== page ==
Oh! happy we, dear Church of God! that are sheltered within thee, and protected by thee against that wild sea of anarchy, which the sins of men have let loose on our earth! We beseech our Lord to check the tempest with that word of His omnipotence: 'Thus far shalt thou come, and no further, and here shalt thou break thy swelling waves.’ But if His divine justice has decreed that it prevail for a time, we know that it cannot reach such as dwell in thee. Of this happy number are we. In thy peaceful bosom, dear mother, we find those true riches, the riches of the soul, of which no violence can deprive us. The life thou givest us is the only real life. Our true fatherland is the kingdom formed by thee. Keep us, O thou Ark of our God! Keep us, and all that are dear to us, and shelter us beneath thy roof, until the deluge of iniquity be passed away. When the earth, purified by its chastisements, shall once more receive the seed of the divine word which produces the children of God, those among us, whom thou shalt not have led to our eternal home, will then venture forth, and preach to the world the principles of authority and law, of family and social rights: those sacred principles, which came from heaven, and which thou, O holy Church, art commissioned to maintain and teach, even to the end of time.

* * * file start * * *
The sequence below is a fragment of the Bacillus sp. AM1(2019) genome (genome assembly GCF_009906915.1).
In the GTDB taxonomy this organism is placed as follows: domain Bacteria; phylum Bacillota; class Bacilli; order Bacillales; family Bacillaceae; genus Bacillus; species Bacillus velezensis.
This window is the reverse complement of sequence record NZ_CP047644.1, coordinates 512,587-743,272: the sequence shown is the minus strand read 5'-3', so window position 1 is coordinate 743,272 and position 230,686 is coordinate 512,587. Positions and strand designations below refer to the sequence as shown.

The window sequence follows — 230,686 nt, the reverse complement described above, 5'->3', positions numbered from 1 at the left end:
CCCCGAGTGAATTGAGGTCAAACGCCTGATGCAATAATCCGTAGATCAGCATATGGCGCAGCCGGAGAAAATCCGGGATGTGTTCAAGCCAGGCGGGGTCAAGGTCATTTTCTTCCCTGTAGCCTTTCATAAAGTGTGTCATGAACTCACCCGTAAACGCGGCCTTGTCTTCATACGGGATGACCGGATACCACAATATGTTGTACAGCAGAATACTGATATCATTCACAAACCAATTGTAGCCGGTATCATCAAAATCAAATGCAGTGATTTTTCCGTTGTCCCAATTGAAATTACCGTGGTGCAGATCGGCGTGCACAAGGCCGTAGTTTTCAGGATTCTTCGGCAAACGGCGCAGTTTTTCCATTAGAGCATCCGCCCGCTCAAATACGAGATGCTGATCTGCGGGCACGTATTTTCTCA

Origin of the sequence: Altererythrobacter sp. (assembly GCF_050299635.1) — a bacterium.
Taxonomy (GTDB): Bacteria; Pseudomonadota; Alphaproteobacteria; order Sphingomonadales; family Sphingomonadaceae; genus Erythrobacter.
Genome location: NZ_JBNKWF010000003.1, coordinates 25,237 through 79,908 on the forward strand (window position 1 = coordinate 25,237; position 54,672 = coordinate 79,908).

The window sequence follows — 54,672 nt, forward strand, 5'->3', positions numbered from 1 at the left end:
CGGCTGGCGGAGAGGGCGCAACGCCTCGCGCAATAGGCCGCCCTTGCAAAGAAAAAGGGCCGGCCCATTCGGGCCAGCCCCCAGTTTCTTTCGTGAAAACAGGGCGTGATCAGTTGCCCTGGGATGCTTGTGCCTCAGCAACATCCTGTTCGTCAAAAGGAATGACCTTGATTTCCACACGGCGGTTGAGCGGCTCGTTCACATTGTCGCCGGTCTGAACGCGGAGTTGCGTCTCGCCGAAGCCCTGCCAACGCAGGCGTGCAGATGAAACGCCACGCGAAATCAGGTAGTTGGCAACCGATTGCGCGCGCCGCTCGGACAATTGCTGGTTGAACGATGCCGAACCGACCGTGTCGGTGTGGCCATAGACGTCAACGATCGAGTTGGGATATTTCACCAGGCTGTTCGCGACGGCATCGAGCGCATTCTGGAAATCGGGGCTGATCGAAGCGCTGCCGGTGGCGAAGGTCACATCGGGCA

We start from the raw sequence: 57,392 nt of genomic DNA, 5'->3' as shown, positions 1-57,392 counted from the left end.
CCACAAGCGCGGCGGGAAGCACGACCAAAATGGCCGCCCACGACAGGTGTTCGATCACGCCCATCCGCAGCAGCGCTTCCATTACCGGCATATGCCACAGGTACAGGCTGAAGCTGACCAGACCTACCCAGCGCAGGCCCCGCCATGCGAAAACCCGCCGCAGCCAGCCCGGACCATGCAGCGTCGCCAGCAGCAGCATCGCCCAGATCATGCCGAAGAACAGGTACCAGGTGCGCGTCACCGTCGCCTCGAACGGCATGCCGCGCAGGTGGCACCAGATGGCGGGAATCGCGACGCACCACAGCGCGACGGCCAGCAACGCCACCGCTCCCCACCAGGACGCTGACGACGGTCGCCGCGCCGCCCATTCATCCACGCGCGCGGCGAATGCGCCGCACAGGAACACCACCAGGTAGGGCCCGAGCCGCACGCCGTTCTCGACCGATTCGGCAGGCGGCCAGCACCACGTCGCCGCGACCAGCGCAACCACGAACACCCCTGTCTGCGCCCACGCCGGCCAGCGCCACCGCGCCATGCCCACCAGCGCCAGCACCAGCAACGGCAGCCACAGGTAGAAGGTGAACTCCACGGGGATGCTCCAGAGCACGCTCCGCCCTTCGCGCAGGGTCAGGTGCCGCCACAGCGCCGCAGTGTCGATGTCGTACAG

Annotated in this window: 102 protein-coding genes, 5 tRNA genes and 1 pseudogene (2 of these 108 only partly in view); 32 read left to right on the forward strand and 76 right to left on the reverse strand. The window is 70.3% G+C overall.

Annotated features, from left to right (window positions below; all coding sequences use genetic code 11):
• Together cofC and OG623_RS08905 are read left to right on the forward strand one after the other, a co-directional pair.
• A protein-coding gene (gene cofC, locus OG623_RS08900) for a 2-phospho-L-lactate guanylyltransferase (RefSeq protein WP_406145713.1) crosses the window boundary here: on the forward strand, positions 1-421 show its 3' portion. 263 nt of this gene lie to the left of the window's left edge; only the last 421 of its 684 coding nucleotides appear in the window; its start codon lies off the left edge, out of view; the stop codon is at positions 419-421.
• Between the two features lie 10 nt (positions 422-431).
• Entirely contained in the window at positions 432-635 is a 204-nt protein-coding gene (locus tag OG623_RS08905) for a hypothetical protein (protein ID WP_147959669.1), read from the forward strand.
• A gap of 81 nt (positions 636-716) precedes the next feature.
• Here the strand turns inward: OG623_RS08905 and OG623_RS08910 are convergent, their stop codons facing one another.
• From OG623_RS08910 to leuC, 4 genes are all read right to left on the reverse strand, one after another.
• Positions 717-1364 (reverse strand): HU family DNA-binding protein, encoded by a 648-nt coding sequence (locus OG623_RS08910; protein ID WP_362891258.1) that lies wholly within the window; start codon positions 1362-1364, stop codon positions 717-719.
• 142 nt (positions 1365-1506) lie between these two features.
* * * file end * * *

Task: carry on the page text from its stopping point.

We borrow from the Mozarabic missal the following eloquent appeal to divine mercy.
(In Dominica V. post Epiphaniam.)
Exaudi nos Domino Dens noster, et humanæ iniquitatis oblitus, divinæsolius misericordiæ recordare. Exaudi, quæsumus, dum peccare non pateris, dura emendare nos præcipis, dum rogare permittis: dum patientia reditum quærendæ correctionis exspectat; dum justitia metum futuræ discussionis insinuat: dum misericordia locum evadendæ mortis ostentat. Inveniant ante oculos tuos sacrificia nostra gratiam: peccata veniam: vulnera medicinam: suspiria pietatem: flagella consolationem: lamenta temperiem: temporaquietem: officia dignitatem: vota mercedem. Mereatur petitio effectum, contritio solatium, consecratio Sacramentum. Oblatio sanctificatione pinguescat, trepidatio securitate discedat, benedictio salubritate proficiat; ut in omnibus multiplici pietatis tuæ gratia redundante, erigas plebem, dum lætificas sacerdotem. Amen.
Graciously hear, O Lord our God, and forgetting man’s iniquity, remember only thine own mercy. Graciously hear us, we beseech thee, O thou that forbiddest us to sin, that commandest us to repent, that permittest us to pray! Thy patience awaits our return to the needed repentance; thy justice inspires us with a fear of the future judgment; thy mercy shows us how we may avoid death. May our sacrifices find favour in thine eyes; our sins, pardon; our wounds, cure; our sighs, pity; our chastisements, consolation; our tears, joy; our days, peace; our duties, honour; our prayers, reward. May our petition produce its effect; our contrition, forgiveness; our consecration, the sacred mystery. May our oblation be rich unto sanctification, our fear be cast out by security, and our blessing be fruitful unto salvation; that thus in all things, by the manifold and overflowing grace of thy mercy, thou mayst bless the people, whilst thou givest joy to the priest. Amen.
 Gen. ix. 1.
 Wisd. x. 4.
 St. John viii. 32.
 St. Matt. xxiv. 22.
 Hab. iii. 2.
 Apoc. xvii. 6.
 Job xxxviii. 11.
 St. Matt. vi. 20.
 Ps. lvi. 2.